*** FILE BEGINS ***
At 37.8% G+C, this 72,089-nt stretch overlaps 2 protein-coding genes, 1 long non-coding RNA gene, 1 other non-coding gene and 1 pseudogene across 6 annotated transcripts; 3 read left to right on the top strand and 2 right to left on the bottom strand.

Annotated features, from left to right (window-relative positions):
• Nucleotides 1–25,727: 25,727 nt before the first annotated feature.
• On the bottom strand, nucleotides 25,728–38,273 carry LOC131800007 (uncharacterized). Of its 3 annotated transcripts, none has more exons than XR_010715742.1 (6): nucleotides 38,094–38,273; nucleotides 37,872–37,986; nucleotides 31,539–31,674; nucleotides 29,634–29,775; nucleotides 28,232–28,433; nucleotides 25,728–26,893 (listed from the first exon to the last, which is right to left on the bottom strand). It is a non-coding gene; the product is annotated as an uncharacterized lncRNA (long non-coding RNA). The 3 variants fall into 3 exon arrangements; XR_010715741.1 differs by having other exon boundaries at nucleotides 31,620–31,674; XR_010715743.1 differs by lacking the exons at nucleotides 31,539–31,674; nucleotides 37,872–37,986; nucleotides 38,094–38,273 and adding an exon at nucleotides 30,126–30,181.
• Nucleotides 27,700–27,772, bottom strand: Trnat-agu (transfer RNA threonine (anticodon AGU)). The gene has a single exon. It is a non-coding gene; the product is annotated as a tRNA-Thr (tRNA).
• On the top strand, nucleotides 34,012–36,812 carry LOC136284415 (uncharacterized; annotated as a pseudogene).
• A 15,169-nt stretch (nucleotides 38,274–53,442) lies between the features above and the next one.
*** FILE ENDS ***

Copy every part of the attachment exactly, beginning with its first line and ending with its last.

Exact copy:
At 37.8% G+C, this 72,089-nt stretch overlaps 2 protein-coding genes, 1 long non-coding RNA gene, 1 other non-coding gene and 1 pseudogene across 6 annotated transcripts; 3 read left to right on the top strand and 2 right to left on the bottom strand.

Annotated features, from left to right (window-relative positions):
• Nucleotides 1–25,727: 25,727 nt before the first annotated feature.
• On the bottom strand, nucleotides 25,728–38,273 carry LOC131800007 (uncharacterized). Of its 3 annotated transcripts, none has more exons than XR_010715742.1 (6): nucleotides 38,094–38,273; nucleotides 37,872–37,986; nucleotides 31,539–31,674; nucleotides 29,634–29,775; nucleotides 28,232–28,433; nucleotides 25,728–26,893 (listed from the first exon to the last, which is right to left on the bottom strand). It is a non-coding gene; the product is annotated as an uncharacterized lncRNA (long non-coding RNA). The 3 variants fall into 3 exon arrangements; XR_010715741.1 differs by having other exon boundaries at nucleotides 31,620–31,674; XR_010715743.1 differs by lacking the exons at nucleotides 31,539–31,674; nucleotides 37,872–37,986; nucleotides 38,094–38,273 and adding an exon at nucleotides 30,126–30,181.
• Nucleotides 27,700–27,772, bottom strand: Trnat-agu (transfer RNA threonine (anticodon AGU)). The gene has a single exon. It is a non-coding gene; the product is annotated as a tRNA-Thr (tRNA).
• On the top strand, nucleotides 34,012–36,812 carry LOC136284415 (uncharacterized; annotated as a pseudogene).
• A 15,169-nt stretch (nucleotides 38,274–53,442) lies between the features above and the next one.